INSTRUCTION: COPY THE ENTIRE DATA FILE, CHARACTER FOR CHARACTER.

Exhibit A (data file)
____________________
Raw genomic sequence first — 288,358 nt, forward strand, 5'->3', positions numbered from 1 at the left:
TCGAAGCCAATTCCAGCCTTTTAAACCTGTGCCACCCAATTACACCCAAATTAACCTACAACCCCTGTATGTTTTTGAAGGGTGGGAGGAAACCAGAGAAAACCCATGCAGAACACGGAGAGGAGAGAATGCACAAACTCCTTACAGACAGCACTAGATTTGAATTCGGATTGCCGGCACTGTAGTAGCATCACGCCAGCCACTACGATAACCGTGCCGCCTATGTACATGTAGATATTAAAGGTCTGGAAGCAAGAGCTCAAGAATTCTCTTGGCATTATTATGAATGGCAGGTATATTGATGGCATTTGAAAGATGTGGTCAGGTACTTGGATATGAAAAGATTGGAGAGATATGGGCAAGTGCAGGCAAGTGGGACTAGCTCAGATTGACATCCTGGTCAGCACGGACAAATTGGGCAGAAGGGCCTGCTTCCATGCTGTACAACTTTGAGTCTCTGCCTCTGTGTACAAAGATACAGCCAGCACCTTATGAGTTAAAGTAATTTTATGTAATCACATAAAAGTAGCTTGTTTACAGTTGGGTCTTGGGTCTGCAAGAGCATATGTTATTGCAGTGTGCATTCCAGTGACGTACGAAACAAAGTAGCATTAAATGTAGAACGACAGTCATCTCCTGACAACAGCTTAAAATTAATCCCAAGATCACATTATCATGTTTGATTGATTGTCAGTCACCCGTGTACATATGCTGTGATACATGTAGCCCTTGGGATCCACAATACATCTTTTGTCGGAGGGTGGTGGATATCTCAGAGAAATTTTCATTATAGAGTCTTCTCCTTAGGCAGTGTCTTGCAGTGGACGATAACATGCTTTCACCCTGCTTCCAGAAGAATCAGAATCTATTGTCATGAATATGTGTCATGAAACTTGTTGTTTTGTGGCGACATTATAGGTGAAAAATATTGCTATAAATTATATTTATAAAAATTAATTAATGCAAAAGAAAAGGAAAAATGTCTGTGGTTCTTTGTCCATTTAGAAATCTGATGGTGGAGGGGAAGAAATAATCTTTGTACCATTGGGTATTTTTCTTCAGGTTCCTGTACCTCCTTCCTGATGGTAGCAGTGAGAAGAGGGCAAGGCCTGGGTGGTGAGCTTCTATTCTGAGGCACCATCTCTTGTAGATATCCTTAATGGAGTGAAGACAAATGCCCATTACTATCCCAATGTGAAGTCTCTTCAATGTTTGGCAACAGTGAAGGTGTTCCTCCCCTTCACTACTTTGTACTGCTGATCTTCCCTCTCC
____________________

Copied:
Raw genomic sequence first — 288,358 nt, forward strand, 5'->3', positions numbered from 1 at the left:
TCGAAGCCAATTCCAGCCTTTTAAACCTGTGCCACCCAATTACACCCAAATTAACCTACAACCCCTGTATGTTTTTGAAGGGTGGGAGGAAACCAGAGAAAACCCATGCAGAACACGGAGAGGAGAGAATGCACAAACTCCTTACAGACAGCACTAGATTTGAATTCGGATTGCCGGCACTGTAGTAGCATCACGCCAGCCACTACGATAACCGTGCCGCCTATGTACATGTAGATATTAAAGGTCTGGAAGCAAGAGCTCAAGAATTCTCTTGGCATTATTATGAATGGCAGGTATATTGATGGCATTTGAAAGATGTGGTCAGGTACTTGGATATGAAAAGATTGGAGAGATATGGGCAAGTGCAGGCAAGTGGGACTAGCTCAGATTGACATCCTGGTCAGCACGGACAAATTGGGCAGAAGGGCCTGCTTCCATGCTGTACAACTTTGAGTCTCTGCCTCTGTGTACAAAGATACAGCCAGCACCTTATGAGTTAAAGTAATTTTATGTAATCACATAAAAGTAGCTTGTTTACAGTTGGGTCTTGGGTCTGCAAGAGCATATGTTATTGCAGTGTGCATTCCAGTGACGTACGAAACAAAGTAGCATTAAATGTAGAACGACAGTCATCTCCTGACAACAGCTTAAAATTAATCCCAAGATCACATTATCATGTTTGATTGATTGTCAGTCACCCGTGTACATATGCTGTGATACATGTAGCCCTTGGGATCCACAATACATCTTTTGTCGGAGGGTGGTGGATATCTCAGAGAAATTTTCATTATAGAGTCTTCTCCTTAGGCAGTGTCTTGCAGTGGACGATAACATGCTTTCACCCTGCTTCCAGAAGAATCAGAATCTATTGTCATGAATATGTGTCATGAAACTTGTTGTTTTGTGGCGACATTATAGGTGAAAAATATTGCTATAAATTATATTTATAAAAATTAATTAATGCAAAAGAAAAGGAAAAATGTCTGTGGTTCTTTGTCCATTTAGAAATCTGATGGTGGAGGGGAAGAAATAATCTTTGTACCATTGGGTATTTTTCTTCAGGTTCCTGTACCTCCTTCCTGATGGTAGCAGTGAGAAGAGGGCAAGGCCTGGGTGGTGAGCTTCTATTCTGAGGCACCATCTCTTGTAGATATCCTTAATGGAGTGAAGACAAATGCCCATTACTATCCCAATGTGAAGTCTCTTCAATGTTTGGCAACAGTGAAGGTGTTCCTCCCCTTCACTACTTTGTACTGCTGATCTTCCCTCTCC